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Mae West once said, I never worry about diets. The only carrots that interest me are the number of carats in a diamond. The lady had a point. But there's more than just carats; there 4Cys word criteria that you should pay attention to when buying a diamond: cut, color, clarity, and carat.

A facet is a flat, polished surface on a fashioned gemstone, and cut refers to the facet proportions on the surface of a diamond.

Brilliance, Dispersion Scintillation

According to dharamhk, the shape, placement and angle of each facet determines a diamond's brilliance, a quality which describes the intensity of the internal and external reflections of white light through the crown of a diamond. The ideal cut creates a diamond of perfect proportions, angles and finish, which cause it to reflect light like a mirror. In addition to brilliance, dispersion of light, and scintillation (the flashes of reflective light that emanate from a diamond when the diamond is moved, also called "sparkle") are also determined by a diamond's cut.

Sacrifice Diamond Size for Beauty

When a diamond is cut to maximize brilliance, dispersion, and scintillation, it usually loses size since more of the stone must be cut away. Likewise, when cut for maximum size, the diamond usually loses some of these beautiful qualities. The experts at  insist that it is best to choose a diamond for its beauty, not size, and that additional facets will not necessarily create a more brilliant diamond. A diamond's cut is considered the most important of the four C's, since this quality gives the diamond that irresistible shimmer and brightness that makes diamonds the king of all bling. Cut, therefore, has a major impact on the overall value of a diamond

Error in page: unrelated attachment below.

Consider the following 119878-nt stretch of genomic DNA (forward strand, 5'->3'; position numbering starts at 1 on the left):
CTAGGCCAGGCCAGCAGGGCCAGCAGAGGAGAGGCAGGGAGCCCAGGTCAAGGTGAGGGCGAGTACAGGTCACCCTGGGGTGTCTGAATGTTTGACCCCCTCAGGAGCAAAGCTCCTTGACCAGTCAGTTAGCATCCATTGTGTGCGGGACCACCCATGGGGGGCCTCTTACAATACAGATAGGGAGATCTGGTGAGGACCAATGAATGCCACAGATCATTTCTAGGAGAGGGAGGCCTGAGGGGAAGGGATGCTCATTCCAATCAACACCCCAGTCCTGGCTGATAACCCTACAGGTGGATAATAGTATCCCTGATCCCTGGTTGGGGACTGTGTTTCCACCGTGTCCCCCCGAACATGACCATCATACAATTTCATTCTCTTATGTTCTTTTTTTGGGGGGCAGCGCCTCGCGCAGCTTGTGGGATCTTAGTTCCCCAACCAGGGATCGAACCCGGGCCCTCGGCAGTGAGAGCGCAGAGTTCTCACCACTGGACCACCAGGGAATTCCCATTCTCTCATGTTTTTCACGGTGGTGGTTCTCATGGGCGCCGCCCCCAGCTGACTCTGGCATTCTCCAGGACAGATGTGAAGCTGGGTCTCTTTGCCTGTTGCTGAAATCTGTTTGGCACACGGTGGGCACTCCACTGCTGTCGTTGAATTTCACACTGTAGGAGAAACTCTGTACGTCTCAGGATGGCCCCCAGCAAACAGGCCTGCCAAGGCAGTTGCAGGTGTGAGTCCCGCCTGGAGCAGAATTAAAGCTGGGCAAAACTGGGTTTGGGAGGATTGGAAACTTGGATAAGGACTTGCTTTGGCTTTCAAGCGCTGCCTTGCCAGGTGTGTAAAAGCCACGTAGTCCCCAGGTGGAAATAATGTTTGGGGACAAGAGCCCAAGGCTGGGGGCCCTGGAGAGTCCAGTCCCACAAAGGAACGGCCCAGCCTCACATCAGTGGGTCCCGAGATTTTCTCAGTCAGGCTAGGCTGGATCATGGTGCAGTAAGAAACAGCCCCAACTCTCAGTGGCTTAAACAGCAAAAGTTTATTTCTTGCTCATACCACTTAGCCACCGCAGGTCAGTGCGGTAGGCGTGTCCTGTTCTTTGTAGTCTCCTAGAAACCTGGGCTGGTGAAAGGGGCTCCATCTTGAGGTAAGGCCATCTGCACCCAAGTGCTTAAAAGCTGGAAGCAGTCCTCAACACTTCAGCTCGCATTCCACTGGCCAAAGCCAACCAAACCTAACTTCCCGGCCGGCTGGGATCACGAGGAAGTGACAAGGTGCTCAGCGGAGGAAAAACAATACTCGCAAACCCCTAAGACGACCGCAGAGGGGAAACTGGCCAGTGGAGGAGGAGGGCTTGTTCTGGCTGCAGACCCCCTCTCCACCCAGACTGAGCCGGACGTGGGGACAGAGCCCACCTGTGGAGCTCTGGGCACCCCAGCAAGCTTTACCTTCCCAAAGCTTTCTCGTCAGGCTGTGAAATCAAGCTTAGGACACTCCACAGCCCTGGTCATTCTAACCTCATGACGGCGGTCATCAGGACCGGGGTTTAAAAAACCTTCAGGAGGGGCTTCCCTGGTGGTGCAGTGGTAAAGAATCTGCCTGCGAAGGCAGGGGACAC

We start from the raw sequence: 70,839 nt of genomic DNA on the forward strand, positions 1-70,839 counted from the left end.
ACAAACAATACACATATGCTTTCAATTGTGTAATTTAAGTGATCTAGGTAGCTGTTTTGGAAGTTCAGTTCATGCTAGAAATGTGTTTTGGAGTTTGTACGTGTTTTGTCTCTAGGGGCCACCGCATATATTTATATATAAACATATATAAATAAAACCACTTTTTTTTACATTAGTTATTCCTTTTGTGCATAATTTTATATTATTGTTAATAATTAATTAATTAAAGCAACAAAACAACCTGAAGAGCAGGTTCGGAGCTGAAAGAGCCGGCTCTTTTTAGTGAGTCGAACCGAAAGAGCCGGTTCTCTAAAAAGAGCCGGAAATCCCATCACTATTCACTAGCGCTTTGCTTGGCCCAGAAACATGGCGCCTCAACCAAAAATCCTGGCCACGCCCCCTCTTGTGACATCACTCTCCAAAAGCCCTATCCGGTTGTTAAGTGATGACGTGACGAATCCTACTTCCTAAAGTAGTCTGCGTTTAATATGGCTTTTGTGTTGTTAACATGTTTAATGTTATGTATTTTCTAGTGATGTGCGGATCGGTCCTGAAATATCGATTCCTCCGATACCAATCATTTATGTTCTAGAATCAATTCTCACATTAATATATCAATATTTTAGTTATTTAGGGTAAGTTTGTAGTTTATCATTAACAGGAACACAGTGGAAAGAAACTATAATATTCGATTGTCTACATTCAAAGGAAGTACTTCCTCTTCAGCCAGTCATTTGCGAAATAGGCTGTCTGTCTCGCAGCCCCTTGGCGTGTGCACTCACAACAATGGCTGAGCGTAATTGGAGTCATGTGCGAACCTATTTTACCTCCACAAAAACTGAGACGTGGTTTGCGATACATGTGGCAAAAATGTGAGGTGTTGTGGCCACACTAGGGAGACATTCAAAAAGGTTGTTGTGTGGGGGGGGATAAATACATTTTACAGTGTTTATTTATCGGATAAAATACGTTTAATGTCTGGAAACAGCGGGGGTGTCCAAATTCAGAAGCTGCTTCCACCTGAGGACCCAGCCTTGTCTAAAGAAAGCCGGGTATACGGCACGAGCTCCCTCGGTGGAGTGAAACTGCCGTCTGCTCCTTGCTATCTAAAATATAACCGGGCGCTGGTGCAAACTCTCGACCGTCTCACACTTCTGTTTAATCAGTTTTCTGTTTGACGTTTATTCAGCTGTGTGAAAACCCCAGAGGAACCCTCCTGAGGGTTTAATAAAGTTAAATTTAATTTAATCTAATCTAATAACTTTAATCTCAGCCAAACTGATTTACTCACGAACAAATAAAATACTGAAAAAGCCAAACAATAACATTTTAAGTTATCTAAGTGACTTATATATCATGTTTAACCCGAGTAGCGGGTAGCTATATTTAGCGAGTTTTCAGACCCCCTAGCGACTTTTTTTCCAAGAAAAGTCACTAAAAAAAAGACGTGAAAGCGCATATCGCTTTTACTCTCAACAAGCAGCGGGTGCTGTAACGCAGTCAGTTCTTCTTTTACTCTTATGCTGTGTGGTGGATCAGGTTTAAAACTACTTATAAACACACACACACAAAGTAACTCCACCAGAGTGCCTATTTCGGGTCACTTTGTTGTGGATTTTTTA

The ideal diamond engagement ring is colorless (white) or nearly colorless, the rarest of all diamond colors. The closer a diamond is to being colorless, the more valuable it will be. The Gemological Institute of America (G.I.A.) grades color alphabetically from D (totally colorless) to Z (yellow). For a diamond to be considered colorless, the G.I.A. requires that it be a D, E, or F - the average grade of diamond engagement rings in North America is G to H. The colored tint of most diamonds is the result of minute impurities within the stone; most of these tints are imperceptible to the untrained eye, however these invisible differences can affect the value of a diamond by thousands of dollars.

Fancy Diamonds

While most diamonds have a tint of color, a select few exhibit a strong, pure hue. Diamonds come in almost every color imaginable but the most popular colors are yellow, blue, green and pink. These colored diamonds are sometimes called fancies and are extremely rare, making them all the more sought-after.

Even the most beautiful and valuable diamonds have natural imperfections called inclusions and blemishes. All gem-grade diamonds receive a clarity rating based on standardized industry scale: FL (flawless) to I3 (heavily included). Dharamhk say that a diamond is categorized as truly flawless if under the 10x power magnification of a loupe (a strong jewelry magnifying glass) no external imperfections and no internal flaws are visible. These unique specimens are exceptionally rare and therefore extremely expensive. Likewise, for those majority of diamonds which are not deemed flawless, the smaller and fewer the blemishes, the more valuable the stone. Many of the blemishes that reduce a diamond's value are invisible to the naked eye.

Carat is the standard unit of weight, not size, used for gemstones. One carat is equal to 0.200 grams. Large diamonds are very rare, and two diamonds of equal weight can have very different values depending on their clarity, color and cut.

Ethically Responsible Diamonds

While the diamond industry can bring essential jobs to hundreds of thousands of paid citizens and enormous economic value to many countries, the sale of blood or conflict diamonds has also funded brutal civil wars responsible for violence, slavery and atrocities in many African nations including Democratic Republic of Congo (formerZaire Sierra Leone and elsewhere. More consumers and retailers are exercising their political and ethical beliefs by choosing to purchase diamonds only from suppliers who certify that they are not endorsing bloodshed.


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